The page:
“We acknowledge that the 2021 titles were all created by white playwrights,” said Arvada Center President and CEO Philip Sneed. “We also recognize that meaningful change does not happen overnight, and over time, the Arvada Center intends to diversify all levels and across all departments of our organization.”

'The Arvada Center intends to diversify all levels and across all departments of our organization.' – Philip Sneed

While the 2021 season is produced, Sneed  added, “additional work is being dedicated to our long-term commitment of increasing the Arvada Center’s diversity in casting and hiring.” That includes the launch of “Amplify,” a three-part video series highlighting the work of 15 Black men in the Colorado theatre community. The Arvada Center also has formed an internal IDEA task force (Inclusion, Diversity, Equity and Access). “And we will work with external stakeholders as well as board members and staff to create lasting change within the organization, and work toward an inclusive and diverse atmosphere,” Sneed said.

It also means that even though the Arvada Center's chosen titles are made up of white-conceived characters (at least seven of them based on real people), you could see a renewed commitment to "color-conscious casting," which would allow for actors of all ethnicities to be considered for all roles.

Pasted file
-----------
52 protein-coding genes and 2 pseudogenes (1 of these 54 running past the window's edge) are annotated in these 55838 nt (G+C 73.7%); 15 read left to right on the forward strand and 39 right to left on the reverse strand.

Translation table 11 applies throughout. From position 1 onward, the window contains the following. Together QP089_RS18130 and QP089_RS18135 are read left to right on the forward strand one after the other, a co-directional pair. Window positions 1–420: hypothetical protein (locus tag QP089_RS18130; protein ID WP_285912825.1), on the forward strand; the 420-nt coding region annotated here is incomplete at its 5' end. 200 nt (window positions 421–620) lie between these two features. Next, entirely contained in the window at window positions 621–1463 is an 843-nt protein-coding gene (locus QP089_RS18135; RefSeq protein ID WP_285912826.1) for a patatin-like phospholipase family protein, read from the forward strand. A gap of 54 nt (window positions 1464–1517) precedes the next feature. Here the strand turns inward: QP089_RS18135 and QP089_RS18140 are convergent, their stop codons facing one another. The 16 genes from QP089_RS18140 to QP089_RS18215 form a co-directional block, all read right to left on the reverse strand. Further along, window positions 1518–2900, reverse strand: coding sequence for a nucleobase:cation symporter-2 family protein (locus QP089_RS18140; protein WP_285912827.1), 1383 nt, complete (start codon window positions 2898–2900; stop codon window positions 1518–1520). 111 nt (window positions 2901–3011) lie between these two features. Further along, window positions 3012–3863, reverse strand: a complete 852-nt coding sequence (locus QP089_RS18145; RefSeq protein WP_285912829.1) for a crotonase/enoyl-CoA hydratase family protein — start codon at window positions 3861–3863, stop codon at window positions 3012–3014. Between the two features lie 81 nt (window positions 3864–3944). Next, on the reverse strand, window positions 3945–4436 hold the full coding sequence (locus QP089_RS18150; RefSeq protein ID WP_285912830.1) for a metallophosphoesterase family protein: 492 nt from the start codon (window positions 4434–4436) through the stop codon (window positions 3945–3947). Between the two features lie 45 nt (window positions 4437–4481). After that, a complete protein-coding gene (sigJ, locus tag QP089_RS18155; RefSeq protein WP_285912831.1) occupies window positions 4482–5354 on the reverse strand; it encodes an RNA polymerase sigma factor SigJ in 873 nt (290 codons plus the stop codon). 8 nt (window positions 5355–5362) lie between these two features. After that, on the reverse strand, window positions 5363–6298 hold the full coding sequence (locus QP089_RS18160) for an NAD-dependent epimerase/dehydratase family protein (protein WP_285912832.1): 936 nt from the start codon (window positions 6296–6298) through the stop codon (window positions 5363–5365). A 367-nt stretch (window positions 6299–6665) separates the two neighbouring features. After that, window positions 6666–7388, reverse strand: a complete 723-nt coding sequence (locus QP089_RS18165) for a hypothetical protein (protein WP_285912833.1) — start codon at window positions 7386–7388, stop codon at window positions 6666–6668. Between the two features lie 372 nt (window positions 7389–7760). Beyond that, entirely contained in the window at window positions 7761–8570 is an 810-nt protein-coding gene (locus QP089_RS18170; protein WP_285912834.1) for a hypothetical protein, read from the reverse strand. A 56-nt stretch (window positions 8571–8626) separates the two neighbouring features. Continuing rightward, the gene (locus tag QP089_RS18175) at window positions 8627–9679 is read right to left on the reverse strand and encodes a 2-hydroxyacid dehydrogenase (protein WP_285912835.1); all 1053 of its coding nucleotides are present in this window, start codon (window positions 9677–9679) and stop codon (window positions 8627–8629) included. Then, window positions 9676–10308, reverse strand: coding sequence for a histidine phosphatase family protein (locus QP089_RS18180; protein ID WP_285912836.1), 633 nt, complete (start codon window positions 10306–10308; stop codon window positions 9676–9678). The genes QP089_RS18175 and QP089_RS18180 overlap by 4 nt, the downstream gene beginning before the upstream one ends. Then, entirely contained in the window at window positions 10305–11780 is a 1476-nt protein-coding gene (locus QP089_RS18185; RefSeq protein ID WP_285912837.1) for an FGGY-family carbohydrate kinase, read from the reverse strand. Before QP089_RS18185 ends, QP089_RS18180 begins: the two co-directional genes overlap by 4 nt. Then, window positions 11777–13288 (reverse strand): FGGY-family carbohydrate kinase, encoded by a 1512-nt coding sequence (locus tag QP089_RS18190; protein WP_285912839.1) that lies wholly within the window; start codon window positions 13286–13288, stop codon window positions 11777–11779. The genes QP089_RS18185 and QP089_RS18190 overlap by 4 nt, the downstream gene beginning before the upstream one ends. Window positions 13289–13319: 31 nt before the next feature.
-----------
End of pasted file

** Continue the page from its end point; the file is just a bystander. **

Read more: How Arvada Center Lighting Director Jon Olson found his way out of the dark

In the meantime, Producing Artistic Director of Musical Theatre Rod A. Lansberry reiterated the Arvada Center’s commitment to producing theatre of the highest quality. “We want to keep up the same level that we are known for,” he said. “These particular shows allow us to maintain that level.”

For now, the Arvada Center is hopeful that the 2021 season can be performed for audiences at full capacity in its two theatres, but it will be prepared to adjust for whatever distancing requirements might still be necessary at the time.

“We want audiences to feel like they are coming home,” said Artistic Director of Plays Lynne Collins. “We are certainly excited to return to work with actors, stage managers and designers, but we also want to make sure that everyone is kept as safe as possible.”

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The Aurora Fox has announced the five titles that will make up its ambitiously modified 2020-21 season, one reflecting a longstanding commitment to diverse voices: